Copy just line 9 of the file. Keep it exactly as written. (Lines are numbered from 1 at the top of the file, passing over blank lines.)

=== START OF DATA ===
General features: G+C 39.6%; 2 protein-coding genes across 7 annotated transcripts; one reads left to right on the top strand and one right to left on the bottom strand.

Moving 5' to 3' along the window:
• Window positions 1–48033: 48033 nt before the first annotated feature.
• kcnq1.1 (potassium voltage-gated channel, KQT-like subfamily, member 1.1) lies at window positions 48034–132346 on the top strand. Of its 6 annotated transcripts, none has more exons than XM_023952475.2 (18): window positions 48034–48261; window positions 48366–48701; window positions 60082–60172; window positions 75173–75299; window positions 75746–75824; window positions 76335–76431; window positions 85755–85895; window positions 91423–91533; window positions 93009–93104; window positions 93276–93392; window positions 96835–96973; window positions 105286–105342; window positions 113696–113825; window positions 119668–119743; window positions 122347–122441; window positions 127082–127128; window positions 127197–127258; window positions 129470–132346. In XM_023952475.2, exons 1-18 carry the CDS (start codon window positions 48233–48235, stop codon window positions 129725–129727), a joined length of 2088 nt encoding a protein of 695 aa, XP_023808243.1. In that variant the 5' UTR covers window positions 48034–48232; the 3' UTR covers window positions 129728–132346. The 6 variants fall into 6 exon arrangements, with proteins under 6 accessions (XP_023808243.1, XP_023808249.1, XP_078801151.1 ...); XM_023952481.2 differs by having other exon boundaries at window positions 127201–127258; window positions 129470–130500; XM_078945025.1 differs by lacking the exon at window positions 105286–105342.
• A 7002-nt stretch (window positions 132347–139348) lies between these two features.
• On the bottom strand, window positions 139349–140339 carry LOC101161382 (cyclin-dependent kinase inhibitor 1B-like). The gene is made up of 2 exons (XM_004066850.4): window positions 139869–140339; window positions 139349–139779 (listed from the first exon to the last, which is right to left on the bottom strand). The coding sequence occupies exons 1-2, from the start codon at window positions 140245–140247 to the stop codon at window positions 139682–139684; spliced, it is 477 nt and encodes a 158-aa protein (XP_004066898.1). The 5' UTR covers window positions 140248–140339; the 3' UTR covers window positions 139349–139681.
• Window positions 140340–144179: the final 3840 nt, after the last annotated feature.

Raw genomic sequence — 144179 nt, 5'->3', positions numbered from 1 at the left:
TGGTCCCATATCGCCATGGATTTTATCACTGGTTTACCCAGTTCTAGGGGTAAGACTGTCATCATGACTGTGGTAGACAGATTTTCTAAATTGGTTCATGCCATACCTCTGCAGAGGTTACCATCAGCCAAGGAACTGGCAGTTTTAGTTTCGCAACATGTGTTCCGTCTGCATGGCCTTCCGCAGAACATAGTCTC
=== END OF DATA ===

TGGTCCCATATCGCCATGGATTTTATCACTGGTTTACCCAGTTCTAGGGGTAAGACTGTCATCATGACTGTGGTAGACAGATTTTCTAAATTGGTTCATGCCATACCTCTGCAGAGGTTACCATCAGCCAAGGAACTGGCAGTTTTAGTTTCGCAACATGTGTTCCGTCTGCATGGCCTTCCGCAGAACATAGTCTC